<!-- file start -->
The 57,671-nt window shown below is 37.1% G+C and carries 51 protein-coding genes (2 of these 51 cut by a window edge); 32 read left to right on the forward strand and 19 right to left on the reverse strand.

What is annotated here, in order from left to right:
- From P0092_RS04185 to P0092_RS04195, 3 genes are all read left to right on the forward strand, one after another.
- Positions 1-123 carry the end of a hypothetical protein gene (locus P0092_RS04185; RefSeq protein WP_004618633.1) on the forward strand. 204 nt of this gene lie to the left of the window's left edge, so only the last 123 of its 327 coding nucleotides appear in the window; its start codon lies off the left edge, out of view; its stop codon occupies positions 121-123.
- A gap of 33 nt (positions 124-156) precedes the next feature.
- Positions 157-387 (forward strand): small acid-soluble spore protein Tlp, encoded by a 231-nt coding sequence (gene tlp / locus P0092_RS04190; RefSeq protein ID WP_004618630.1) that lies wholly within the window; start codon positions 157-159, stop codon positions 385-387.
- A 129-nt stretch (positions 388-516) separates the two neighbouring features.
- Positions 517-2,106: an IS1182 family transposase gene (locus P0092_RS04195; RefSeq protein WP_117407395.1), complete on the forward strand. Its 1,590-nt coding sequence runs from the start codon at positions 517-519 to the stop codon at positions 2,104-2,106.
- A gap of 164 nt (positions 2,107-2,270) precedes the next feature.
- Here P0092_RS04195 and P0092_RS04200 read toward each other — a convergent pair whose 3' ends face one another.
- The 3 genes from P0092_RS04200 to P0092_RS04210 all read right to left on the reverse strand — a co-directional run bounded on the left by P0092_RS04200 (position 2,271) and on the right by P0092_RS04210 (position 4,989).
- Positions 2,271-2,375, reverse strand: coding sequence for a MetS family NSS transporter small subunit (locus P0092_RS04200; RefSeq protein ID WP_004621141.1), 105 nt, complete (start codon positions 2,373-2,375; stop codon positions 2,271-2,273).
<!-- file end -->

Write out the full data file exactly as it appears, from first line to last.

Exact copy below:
The 57,671-nt window shown below is 37.1% G+C and carries 51 protein-coding genes (2 of these 51 cut by a window edge); 32 read left to right on the forward strand and 19 right to left on the reverse strand.

What is annotated here, in order from left to right:
- From P0092_RS04185 to P0092_RS04195, 3 genes are all read left to right on the forward strand, one after another.
- Positions 1-123 carry the end of a hypothetical protein gene (locus P0092_RS04185; RefSeq protein WP_004618633.1) on the forward strand. 204 nt of this gene lie to the left of the window's left edge, so only the last 123 of its 327 coding nucleotides appear in the window; its start codon lies off the left edge, out of view; its stop codon occupies positions 121-123.
- A gap of 33 nt (positions 124-156) precedes the next feature.
- Positions 157-387 (forward strand): small acid-soluble spore protein Tlp, encoded by a 231-nt coding sequence (gene tlp / locus P0092_RS04190; RefSeq protein ID WP_004618630.1) that lies wholly within the window; start codon positions 157-159, stop codon positions 385-387.
- A 129-nt stretch (positions 388-516) separates the two neighbouring features.
- Positions 517-2,106: an IS1182 family transposase gene (locus P0092_RS04195; RefSeq protein WP_117407395.1), complete on the forward strand. Its 1,590-nt coding sequence runs from the start codon at positions 517-519 to the stop codon at positions 2,104-2,106.
- A gap of 164 nt (positions 2,107-2,270) precedes the next feature.
- Here P0092_RS04195 and P0092_RS04200 read toward each other — a convergent pair whose 3' ends face one another.
- The 3 genes from P0092_RS04200 to P0092_RS04210 all read right to left on the reverse strand — a co-directional run bounded on the left by P0092_RS04200 (position 2,271) and on the right by P0092_RS04210 (position 4,989).
- Positions 2,271-2,375, reverse strand: coding sequence for a MetS family NSS transporter small subunit (locus P0092_RS04200; RefSeq protein ID WP_004621141.1), 105 nt, complete (start codon positions 2,373-2,375; stop codon positions 2,271-2,273).